The Relationship between Economics, Politics and the Law in the Formation of Public Policy

  • Charles Rowley
Part of the British Association for the Advancement of Science book series (BAAS)


Since the seminal article on social cost was published by Ronald Coase in the 1960 issue of the Journal of Law and Economics,1 tremendous strides have been made in legal scholarship incorporating economics and, in particular, in relating legal institutions to the pattern of resource allocation in the advanced economies. US legal scholars and economists have given the lead in this development, but Britain is now following hard on their heels not least via the Centre for Socio-Legal Studies, Wolfson College, Oxford. Economists have been appointed to tenured positions in many US law schools and even in a few British law schools and research centres specializing in law and economics have been established, for example, at Chicago, Emory, Columbia, Miami, Pennsylvania, and University College, London. Leading textbooks by Posner2 and Hirsch3 have been published in law and economics and several innovative specialist journals have achieved academic and commercial success.4 Moreover, conventional law journals now publish articles which contain substantial inputs of economics.5 In many ways, this developing interest in law and economics has signalled the emergence of a new institutional economics which has led the subject back from the wilderness of abstract theory and from the more extreme applications of positivist econometrics.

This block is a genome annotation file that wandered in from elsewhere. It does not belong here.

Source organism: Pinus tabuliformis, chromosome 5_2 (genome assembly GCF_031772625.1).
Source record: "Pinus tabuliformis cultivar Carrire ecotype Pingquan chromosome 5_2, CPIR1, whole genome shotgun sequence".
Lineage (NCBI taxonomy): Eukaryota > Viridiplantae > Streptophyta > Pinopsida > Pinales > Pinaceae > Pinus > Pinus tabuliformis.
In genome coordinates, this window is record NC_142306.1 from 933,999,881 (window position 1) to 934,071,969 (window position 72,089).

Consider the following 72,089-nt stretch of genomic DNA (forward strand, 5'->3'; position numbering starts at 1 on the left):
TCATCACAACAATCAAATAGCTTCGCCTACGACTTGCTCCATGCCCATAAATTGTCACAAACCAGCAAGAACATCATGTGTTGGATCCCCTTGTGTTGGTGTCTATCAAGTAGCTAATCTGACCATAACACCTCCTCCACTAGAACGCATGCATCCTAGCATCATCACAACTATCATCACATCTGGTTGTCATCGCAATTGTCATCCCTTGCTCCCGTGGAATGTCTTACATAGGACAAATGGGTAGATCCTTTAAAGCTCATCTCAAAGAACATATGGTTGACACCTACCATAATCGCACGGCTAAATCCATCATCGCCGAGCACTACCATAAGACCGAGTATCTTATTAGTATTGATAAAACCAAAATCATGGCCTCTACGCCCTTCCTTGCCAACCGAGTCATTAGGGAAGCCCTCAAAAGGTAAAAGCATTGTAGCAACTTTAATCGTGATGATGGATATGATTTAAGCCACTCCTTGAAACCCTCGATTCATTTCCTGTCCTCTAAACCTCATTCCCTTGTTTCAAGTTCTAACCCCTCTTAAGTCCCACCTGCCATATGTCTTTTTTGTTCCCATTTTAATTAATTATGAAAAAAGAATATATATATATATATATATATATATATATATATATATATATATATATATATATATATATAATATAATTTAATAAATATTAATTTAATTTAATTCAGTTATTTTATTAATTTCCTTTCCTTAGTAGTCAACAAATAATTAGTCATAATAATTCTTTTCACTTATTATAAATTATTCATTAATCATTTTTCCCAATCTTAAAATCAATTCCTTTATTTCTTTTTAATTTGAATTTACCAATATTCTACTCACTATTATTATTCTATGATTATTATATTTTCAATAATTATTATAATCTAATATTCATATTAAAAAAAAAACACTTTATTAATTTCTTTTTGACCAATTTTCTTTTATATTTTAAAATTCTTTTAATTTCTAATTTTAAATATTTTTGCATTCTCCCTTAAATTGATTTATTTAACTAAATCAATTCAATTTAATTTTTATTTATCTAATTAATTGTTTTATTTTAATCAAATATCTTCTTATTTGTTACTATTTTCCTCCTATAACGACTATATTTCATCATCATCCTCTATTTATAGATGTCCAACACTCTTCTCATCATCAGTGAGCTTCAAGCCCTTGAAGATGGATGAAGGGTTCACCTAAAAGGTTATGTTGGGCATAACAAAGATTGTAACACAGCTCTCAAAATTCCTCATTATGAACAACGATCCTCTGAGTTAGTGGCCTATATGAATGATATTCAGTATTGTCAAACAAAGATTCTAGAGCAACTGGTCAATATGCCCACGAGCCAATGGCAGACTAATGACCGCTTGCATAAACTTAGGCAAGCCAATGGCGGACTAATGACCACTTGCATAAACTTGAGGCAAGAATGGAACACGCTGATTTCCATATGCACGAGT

Public Choice Trade Union Special Interest Group Union Leader Labour Party 
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© The British Association for the Advancement of Science 1985

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  • Charles Rowley

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